In Part 2 I talked about how to architect a discovery and the reasons why each element is required. In this post I am going to be zeroing in on the telephony feature and dependency discovery.
There is no two ways about it, the migration of users or extensions from Avaya or any other VoIP or PBX solution to Skype for Business is the most difficult phase of the overall Microsoft UC deployment project. Users and the business will expect some form of service continuity while expecting change. By this I mean some features we can forget about migrating because they just don’t exist in SfB or SfB’s behaviour just doesn’t require them and the business will accept these after due diligence. However, there are some basic and most relied upon features that must to migrate in order for the business to operate. These are usually broken down into two categories:
- User features
- Business Services
User features are things that one or more inter-linked users depend on in order to serve their customers and maintain the level of coverage they require. These will typically be features such as:
- Bridged Appearance
- Team Call
- Coverage Path
- Coverage Answer Groups
- Group Pickup
- Remote Call Coverage
These tend to be the most common and heavily relied on features that I come across in most businesses. These features are of course migratable (see part 2 for Avaya to SfB feature map).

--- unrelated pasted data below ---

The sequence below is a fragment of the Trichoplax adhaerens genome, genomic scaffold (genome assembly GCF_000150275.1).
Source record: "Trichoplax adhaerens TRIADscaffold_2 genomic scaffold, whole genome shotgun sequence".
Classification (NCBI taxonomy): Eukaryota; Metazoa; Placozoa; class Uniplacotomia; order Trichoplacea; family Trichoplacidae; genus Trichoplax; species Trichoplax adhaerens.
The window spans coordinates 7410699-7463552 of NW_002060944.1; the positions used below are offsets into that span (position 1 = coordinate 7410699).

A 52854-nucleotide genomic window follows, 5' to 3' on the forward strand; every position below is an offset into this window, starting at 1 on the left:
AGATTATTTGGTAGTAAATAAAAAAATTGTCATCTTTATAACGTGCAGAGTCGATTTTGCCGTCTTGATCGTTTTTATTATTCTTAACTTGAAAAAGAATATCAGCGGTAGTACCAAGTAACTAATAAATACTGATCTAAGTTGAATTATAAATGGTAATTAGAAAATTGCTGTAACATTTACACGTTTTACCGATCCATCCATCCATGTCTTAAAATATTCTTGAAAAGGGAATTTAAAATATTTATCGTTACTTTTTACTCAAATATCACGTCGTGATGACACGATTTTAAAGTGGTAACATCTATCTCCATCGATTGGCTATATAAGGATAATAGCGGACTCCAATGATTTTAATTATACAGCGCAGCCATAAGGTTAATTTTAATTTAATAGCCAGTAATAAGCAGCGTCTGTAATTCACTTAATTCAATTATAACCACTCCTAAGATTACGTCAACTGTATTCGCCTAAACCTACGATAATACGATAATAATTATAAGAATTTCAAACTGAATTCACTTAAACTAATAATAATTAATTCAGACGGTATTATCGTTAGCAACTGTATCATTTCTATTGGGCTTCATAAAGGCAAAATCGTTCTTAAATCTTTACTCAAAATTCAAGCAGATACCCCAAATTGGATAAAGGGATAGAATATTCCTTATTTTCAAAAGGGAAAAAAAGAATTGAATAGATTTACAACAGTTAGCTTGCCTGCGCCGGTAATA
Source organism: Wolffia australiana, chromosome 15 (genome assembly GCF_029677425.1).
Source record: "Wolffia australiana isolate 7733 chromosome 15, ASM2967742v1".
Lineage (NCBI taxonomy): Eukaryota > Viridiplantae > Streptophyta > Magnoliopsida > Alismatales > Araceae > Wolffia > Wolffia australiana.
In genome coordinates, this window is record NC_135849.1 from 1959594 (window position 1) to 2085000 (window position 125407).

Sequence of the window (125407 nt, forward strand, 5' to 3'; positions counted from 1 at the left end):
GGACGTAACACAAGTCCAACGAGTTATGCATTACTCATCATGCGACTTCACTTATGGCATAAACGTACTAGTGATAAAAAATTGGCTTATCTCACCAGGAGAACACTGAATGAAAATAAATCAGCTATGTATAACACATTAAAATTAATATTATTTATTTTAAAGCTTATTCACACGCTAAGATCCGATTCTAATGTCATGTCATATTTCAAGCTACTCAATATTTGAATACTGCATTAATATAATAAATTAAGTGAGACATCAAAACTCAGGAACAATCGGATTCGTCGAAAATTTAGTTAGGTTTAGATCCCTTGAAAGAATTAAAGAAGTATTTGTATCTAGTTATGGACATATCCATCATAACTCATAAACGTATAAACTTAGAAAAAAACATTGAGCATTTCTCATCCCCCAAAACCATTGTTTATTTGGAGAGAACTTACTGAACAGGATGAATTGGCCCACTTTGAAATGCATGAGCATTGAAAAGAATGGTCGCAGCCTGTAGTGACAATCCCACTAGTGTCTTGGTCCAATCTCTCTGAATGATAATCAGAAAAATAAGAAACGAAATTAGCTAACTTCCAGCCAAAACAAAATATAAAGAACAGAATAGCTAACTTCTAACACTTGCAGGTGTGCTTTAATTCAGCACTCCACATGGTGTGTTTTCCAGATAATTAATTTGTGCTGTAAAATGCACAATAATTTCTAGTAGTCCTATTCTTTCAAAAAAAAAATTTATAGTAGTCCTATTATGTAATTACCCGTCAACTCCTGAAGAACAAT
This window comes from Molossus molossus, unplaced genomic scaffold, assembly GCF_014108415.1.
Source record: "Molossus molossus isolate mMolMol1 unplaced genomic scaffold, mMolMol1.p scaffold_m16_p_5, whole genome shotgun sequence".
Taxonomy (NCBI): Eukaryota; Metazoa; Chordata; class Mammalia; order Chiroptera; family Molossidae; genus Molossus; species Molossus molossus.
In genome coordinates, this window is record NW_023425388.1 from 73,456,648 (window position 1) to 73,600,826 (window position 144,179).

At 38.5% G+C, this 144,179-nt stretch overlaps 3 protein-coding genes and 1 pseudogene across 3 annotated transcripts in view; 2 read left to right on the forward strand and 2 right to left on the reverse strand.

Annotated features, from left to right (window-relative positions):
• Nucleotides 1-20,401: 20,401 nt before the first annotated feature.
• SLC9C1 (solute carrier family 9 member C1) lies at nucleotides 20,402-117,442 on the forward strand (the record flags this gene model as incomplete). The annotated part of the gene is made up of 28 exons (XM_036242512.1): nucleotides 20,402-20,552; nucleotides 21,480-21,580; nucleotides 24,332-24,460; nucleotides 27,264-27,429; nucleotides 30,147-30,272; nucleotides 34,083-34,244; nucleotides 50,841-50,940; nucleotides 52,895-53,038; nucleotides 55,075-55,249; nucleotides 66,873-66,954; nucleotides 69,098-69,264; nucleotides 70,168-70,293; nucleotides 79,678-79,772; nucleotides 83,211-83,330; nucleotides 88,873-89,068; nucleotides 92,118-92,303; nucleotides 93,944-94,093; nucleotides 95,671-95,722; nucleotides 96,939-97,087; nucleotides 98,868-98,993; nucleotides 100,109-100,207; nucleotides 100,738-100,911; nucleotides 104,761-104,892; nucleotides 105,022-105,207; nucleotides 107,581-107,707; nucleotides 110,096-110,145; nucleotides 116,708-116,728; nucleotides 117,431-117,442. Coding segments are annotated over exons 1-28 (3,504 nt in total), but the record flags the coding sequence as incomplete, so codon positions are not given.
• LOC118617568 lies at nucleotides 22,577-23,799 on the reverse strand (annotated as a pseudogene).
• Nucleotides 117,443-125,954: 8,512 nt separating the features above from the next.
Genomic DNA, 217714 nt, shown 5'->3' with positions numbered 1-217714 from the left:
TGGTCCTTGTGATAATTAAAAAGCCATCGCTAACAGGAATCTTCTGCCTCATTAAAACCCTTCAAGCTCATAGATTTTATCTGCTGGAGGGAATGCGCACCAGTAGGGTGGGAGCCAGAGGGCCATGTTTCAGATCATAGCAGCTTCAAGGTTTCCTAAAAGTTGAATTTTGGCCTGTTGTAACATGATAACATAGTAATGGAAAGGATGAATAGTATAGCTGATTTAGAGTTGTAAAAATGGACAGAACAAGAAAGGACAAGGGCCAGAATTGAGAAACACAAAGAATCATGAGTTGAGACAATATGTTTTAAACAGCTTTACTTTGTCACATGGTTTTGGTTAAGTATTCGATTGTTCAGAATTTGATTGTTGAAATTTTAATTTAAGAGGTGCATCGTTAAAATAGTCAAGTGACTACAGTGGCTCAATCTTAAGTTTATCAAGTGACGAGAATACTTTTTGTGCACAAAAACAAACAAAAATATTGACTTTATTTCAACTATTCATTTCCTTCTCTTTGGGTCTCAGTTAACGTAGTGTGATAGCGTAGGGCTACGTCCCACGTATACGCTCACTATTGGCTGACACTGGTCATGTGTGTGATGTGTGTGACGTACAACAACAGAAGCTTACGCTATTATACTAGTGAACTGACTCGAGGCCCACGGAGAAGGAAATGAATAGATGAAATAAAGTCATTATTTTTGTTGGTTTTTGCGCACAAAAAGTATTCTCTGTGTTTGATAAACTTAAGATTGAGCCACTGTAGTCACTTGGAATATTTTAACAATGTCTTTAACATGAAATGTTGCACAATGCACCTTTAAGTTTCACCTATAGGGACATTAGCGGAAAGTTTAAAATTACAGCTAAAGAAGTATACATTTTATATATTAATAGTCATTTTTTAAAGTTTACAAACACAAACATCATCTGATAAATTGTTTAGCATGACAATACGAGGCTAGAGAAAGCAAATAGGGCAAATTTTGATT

Business services are front of house or internal service numbers that may have an advanced call workflow configured, or simply provide coverage to a business service (e.g. security office). These can be migrated to SfB, but caution and consideration must be taken to ensure that from a feature set perspective, SfB can recreate or at least re-design the solution to accommodate the workflow, especially from a RGS perspective at least.
Business services are usually easy to solve in the grand scheme of things. More often than not these are validated and rearchitected by using a business engagement strategy to interview the stakeholders and collectively come to a design that is mutually acceptable. User features on the other hand, they can get very very very complex.
Obviously approaching every user and interviewing them on what feature they use is impractical. There is also the fact that they may have a button feature configured from 2005 which they no longer use. This is impossible to remediate out programmatically as CDRs for feature buttons just don’t exist. Anyway, back to the point. A user may have dependencies on other users. Those users may also have dependencies on yet other users and so on. Out of the 9 or so features you can migrate there are 9^9 possible combinations of user dependencies, or 3,87,420,489 (I’m not even sure the commas are right). Truly an astronomical number by any means.